The Post Office, ca. 1914

Wagon wheels and decorative stonework, in Kimmswick, Missouri, USA
Old wagon wheels

Wilhelmine Kimm grave, in Kimmswick, Missouri, USA
Graves of Wilhelmine Kimm, wife of Theodore Kimm, and their only son Ernest, R.I.P.

After his retirement, Theodore travelled extensively in Europe, making many ocean crossings, and died in Switzerland in 1886.

Swamp, in Kimmswick, Missouri, USA
Swampy area on the west edge of town, near the mineral springs

A major tourist attraction in Kimmswick was Montesano Springs, an amusement park and spa, which operated from 1881 to 1918. Thousands of visitors daily would come from Saint Louis via railroad or steamboat, and could “take the waters” from the park's many therapeutic salt springs. The spring flow was between 1500 and 3000 gallons per hour, and the water was laden with sulfur, very blue in color and foul smelling, but was excellent for healing skin conditions. Taken internally, the water was cathartic. While I do not know if any remains of this resort still exist, you can still see ruins of the nearby Sulphur Springs spa on the west side of Highway 61 just south of Kimmswick. Montesano Springs was also the site of a salt-works dating from about 1779. An old scientific analysis of the waters can be seen here.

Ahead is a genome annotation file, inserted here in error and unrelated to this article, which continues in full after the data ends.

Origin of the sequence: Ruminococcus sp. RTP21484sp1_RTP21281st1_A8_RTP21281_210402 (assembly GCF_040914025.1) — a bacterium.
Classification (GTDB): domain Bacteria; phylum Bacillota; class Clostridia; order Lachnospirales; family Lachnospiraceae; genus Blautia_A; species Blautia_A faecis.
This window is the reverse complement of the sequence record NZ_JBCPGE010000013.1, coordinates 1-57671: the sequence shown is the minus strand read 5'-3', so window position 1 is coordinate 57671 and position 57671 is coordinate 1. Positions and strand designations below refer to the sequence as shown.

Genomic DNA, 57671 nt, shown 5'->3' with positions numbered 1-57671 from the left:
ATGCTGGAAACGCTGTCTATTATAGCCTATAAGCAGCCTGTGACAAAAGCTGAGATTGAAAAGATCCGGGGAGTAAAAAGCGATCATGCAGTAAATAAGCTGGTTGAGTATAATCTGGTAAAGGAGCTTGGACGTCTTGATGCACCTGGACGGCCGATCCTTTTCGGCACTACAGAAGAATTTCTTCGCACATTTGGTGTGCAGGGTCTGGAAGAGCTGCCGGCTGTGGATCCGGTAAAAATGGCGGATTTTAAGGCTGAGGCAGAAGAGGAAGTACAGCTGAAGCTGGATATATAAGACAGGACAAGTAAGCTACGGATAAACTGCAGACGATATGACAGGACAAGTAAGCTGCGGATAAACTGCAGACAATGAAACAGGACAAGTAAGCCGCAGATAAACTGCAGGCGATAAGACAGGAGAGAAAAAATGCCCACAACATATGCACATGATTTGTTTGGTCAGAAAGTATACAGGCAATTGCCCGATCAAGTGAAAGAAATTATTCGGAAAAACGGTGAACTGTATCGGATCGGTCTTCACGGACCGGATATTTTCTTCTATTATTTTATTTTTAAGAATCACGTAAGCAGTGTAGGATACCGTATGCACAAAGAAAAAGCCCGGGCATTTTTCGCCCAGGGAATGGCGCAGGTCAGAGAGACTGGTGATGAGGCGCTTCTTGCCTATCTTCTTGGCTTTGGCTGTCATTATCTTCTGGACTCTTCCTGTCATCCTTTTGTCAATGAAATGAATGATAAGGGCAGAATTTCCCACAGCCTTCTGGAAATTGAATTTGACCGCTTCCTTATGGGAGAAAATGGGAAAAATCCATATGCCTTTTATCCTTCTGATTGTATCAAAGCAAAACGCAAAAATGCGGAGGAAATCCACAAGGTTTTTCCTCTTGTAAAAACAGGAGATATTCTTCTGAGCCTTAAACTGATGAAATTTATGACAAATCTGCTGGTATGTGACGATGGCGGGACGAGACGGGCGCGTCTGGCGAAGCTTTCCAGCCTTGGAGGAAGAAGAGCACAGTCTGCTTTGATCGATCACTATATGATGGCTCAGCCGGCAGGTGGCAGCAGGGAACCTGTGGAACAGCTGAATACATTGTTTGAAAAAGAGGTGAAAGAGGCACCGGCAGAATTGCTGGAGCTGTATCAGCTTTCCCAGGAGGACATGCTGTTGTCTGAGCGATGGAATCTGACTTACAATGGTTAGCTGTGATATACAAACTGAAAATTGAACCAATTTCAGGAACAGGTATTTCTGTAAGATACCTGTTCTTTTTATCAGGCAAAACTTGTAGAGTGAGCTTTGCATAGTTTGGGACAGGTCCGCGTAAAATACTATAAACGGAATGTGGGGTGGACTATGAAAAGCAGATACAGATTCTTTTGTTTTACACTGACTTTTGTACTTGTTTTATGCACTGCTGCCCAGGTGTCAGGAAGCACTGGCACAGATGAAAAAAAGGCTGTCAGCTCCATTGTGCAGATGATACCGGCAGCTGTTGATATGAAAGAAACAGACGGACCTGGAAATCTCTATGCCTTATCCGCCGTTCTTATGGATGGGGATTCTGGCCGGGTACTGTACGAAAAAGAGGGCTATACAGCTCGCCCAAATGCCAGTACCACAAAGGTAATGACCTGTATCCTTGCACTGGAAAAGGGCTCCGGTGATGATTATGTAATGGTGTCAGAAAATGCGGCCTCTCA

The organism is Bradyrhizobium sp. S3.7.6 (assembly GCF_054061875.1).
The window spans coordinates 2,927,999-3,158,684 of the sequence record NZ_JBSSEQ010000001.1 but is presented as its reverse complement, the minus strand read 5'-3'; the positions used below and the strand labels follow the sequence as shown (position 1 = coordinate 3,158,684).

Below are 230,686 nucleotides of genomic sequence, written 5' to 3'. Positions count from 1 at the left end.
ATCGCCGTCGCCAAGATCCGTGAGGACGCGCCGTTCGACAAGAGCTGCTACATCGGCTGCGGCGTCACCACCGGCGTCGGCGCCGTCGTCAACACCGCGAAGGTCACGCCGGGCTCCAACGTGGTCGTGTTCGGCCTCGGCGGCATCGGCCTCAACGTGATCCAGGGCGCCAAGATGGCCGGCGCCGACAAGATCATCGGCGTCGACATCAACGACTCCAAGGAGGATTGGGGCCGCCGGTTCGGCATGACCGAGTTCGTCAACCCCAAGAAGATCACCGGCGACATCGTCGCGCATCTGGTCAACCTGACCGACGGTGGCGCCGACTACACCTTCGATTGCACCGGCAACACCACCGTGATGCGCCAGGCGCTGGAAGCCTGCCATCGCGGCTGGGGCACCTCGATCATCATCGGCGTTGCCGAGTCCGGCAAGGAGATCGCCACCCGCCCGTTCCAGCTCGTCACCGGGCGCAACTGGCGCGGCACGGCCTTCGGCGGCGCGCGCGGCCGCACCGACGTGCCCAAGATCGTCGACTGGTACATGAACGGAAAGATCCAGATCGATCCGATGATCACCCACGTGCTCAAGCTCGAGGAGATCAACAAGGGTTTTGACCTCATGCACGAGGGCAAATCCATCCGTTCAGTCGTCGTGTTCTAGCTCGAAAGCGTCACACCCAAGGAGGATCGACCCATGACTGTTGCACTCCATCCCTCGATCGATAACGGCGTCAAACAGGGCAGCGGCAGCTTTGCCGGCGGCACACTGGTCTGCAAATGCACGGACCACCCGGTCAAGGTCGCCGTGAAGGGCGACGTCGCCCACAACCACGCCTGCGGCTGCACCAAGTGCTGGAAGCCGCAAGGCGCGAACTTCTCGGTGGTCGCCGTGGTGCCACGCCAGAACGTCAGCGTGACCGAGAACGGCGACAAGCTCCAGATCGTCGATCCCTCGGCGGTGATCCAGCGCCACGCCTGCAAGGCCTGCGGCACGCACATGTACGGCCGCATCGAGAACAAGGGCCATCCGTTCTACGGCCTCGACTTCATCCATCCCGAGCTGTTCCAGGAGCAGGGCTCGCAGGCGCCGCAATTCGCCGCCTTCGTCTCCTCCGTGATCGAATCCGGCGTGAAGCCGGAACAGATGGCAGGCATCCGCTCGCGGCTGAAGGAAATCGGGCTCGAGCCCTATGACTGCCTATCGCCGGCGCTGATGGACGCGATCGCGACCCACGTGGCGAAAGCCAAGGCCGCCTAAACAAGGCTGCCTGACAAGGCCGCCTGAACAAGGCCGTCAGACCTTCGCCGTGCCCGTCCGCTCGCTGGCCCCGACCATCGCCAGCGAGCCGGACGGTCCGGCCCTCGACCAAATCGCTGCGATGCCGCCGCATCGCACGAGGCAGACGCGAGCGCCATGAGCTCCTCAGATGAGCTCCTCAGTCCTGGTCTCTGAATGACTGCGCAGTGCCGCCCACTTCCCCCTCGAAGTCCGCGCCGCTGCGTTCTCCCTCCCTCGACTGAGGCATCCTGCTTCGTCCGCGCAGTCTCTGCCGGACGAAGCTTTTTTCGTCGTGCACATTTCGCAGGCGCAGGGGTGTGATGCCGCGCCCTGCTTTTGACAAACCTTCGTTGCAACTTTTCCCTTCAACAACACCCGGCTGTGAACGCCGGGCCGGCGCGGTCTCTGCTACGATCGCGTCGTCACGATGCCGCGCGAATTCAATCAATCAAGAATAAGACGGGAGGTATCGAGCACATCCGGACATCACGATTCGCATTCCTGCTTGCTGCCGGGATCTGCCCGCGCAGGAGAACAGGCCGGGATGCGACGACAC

What attracted Americans for a few decades also attracted animals and their Indian hunters for thousands of years. To the west of town is the Mastodon State Historic Site, which preserves the Kimmswick Bone Bed, where the remains of many giant prehistoric beasts have been found. Salt springs attract mammals, and so this area is rich in archaeological finds.

Log cabin, in Kimmswick, Missouri, USA

Shed, in Kimmswick, Missouri, USA

Abandoned building, in Kimmswick, Missouri, USA
An abandoned building

Windsor Elementary School, in Kimmswick, Missouri, USA
The old and the new: Windsor Elementary School

A visit to Kimmswick is no longer a drive in the country, due to the rapid suburbanization of northern Jefferson County. Here is a new public elementary school. The old Saint Joseph Catholic church and school were nearby, and since have been replaced by new structures to the west in the adjacent town of Imperial. Saint Joseph cemetery is on the hills north of town.

Windsor Harbor Bridge, in Kimmswick, Missouri, USA
Railroad bridge, left, and the Windsor Harbor Bridge, right, cross Rock Creek, also known as Little Rock Creek

The touristic part of Kimmswick is located in a flood plain, in the part of town that originally housed workers and business. The Mississippi River, although very close by, cannot be seen from here due to a raised railroad bed. But on the other side of Rock Creek, on the river, is the Anheuser estate — of Anheuser-Busch beermaking fame — and the Windsor Harbor marina.

Decorative garden structure, in Kimmswick, Missouri, USA
Decorative garden structure

Wealthier homes are located in the hills above the creek valley.

Home with green tile roof, in Kimmswick, Missouri, USA